It is bizarre that any kind of pricing model was totally absent from Google’s announcement. The audience was shown a huge array of ways players could see a trailer, or glance at a tweet, and be just a single click away from streaming the game on whatever device they were using. But not how much it will cost. “Is this is going to be something I subscribe to monthly? Is it something where I own the game? Am I going to have to reinvest in games I already own?” asks Alex Cranz. “There were just so many questions there, and no answers.”

‘Am I going to have to reinvest in games I already own?’ Jade Raymond of Google’s Stadia games and entertainment at the keynote address.

‘Am I going to have to reinvest in games I already own?’ Jade Raymond of Google’s Stadia games and entertainment at the keynote address. Photograph: Stephen Lam/Reuters

This raises questions about the idea of ownership. Though perhaps, as in the music and TV industries with Spotify and Netflix, the idea of ownership is becoming less important to players. “The Netflixisation of the industry is going to happen,” says Tørnquist with certainty. “Which is good for us in the short term, but in the long term, maybe not. If you lose your games on Stadia, do you lose what you purchased there? Do you lose your saves? [With streaming] you lose the permanence of it. No copy of that game exists anywhere you can access. You’d have to physically break into their data centre to steal it! Games are going to appear and disappear as the industry moves further into the cloud. People will just carry on with their lives – but what we’ve made could go away forever.”

A potentially sticky fact about Google is that the company does have a habit of losing interest in its less successful projects. Emails are being sent out this week warning people to back up any data they may have in Google Plus, before it’s entirely closed down next month. Its 2016 answer to Facebook’s Messenger, Google Allo, was switched off just last week. And anyone who moved on from the ageing Gmail to the much superior Inbox is having to move back again when that’s shut down in a week. People may well wonder if they should trust Google with their games as much as they would trust established gaming names like Nintendo, Microsoft and Sony.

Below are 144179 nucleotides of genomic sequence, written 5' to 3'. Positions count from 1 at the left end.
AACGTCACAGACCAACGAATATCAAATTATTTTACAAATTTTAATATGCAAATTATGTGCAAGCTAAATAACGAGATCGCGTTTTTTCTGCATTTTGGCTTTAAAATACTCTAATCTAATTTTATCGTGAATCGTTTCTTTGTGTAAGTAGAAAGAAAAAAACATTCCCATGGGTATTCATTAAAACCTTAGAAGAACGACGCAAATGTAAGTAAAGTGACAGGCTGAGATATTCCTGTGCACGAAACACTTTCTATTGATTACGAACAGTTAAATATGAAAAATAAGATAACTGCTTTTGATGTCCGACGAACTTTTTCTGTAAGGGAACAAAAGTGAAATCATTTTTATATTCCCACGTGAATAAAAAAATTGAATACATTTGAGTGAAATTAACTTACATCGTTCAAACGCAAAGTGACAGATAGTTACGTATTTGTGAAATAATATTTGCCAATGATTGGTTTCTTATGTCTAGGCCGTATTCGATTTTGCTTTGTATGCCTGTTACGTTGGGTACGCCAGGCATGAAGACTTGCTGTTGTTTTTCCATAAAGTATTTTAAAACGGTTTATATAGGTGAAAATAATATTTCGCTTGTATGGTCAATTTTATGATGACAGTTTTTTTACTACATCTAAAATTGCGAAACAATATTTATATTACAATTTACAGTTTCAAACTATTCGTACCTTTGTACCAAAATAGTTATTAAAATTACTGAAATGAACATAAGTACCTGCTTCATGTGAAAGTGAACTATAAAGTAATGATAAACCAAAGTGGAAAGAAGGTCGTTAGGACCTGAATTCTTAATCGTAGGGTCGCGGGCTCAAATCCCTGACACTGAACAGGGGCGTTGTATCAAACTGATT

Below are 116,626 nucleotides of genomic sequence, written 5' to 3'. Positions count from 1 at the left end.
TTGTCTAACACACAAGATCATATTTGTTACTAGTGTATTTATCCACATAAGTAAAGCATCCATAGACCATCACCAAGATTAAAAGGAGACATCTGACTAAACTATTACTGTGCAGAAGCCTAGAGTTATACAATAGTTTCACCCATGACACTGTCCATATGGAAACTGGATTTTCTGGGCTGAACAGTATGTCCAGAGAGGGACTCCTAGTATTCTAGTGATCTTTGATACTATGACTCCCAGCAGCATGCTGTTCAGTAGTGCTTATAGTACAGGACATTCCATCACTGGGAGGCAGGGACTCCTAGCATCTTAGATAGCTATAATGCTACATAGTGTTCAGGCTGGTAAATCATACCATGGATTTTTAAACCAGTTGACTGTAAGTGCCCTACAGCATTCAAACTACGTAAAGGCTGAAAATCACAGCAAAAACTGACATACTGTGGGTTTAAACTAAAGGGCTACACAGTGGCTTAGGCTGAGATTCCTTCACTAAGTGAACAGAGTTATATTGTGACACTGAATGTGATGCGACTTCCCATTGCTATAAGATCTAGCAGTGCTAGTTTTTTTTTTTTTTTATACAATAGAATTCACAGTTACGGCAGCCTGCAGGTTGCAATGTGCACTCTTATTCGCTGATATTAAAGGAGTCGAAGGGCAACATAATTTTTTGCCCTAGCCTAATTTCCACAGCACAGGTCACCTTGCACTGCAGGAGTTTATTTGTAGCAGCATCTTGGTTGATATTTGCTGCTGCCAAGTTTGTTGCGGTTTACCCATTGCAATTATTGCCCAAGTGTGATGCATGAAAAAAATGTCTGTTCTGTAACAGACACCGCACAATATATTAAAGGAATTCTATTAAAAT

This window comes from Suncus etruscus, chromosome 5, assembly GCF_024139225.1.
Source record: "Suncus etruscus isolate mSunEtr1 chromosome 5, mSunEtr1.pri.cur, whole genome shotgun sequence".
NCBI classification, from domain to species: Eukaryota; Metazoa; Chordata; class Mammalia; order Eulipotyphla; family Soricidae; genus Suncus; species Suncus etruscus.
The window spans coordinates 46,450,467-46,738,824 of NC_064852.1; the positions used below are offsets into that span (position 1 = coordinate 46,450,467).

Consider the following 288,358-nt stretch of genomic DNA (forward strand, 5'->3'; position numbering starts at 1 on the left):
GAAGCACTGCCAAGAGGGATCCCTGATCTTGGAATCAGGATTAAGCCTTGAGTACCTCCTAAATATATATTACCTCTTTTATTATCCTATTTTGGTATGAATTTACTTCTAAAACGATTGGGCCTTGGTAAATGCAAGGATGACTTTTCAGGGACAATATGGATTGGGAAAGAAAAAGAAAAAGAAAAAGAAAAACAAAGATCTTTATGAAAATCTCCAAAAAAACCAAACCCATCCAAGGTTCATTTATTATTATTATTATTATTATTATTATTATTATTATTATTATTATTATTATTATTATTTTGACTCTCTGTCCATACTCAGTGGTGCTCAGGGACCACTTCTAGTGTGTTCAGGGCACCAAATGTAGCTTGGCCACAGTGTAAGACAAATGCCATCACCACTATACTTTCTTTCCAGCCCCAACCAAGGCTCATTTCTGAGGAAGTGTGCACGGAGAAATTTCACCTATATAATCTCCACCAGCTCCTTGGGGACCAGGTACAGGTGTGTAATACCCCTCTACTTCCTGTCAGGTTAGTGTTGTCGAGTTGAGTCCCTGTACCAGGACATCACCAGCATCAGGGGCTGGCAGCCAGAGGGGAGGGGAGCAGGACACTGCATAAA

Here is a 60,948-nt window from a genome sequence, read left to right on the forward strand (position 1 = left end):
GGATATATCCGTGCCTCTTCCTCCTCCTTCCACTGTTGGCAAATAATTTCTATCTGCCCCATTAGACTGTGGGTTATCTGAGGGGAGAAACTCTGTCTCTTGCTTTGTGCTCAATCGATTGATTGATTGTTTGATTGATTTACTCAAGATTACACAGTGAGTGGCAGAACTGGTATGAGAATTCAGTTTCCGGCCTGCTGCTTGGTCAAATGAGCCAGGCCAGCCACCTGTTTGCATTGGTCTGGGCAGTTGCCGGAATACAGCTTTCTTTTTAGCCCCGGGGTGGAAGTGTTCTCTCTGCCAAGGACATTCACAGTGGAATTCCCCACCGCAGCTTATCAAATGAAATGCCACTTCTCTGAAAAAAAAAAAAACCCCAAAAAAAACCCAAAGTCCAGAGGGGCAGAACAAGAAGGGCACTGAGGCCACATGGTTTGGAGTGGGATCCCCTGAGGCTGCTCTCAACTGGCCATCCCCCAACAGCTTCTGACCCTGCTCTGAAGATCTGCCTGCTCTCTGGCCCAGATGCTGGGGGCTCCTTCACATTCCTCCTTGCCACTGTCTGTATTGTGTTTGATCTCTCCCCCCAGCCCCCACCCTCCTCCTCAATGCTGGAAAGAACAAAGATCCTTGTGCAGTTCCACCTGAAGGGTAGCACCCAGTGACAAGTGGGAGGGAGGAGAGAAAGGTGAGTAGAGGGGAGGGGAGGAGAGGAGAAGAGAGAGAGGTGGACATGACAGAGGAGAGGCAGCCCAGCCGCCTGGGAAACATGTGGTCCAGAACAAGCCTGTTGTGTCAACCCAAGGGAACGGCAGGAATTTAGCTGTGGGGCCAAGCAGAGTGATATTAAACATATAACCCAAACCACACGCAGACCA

Everyone we spoke to at the Game Developers Conference was interested in what Stadia could be, although most were hedging their bets until a lot of the questions are answered. How easy will it be for developers to adapt existing games for Stadia? How will pricing work? Which games will be playable on release later this year? What kind of internet connection will be required to use it? And what happens down the line if Google’s attention drifts on to something else?

Yesterday’s presentation offered up more questions than answers about Stadia. It’ll be summer before the picture becomes clearer.

Source link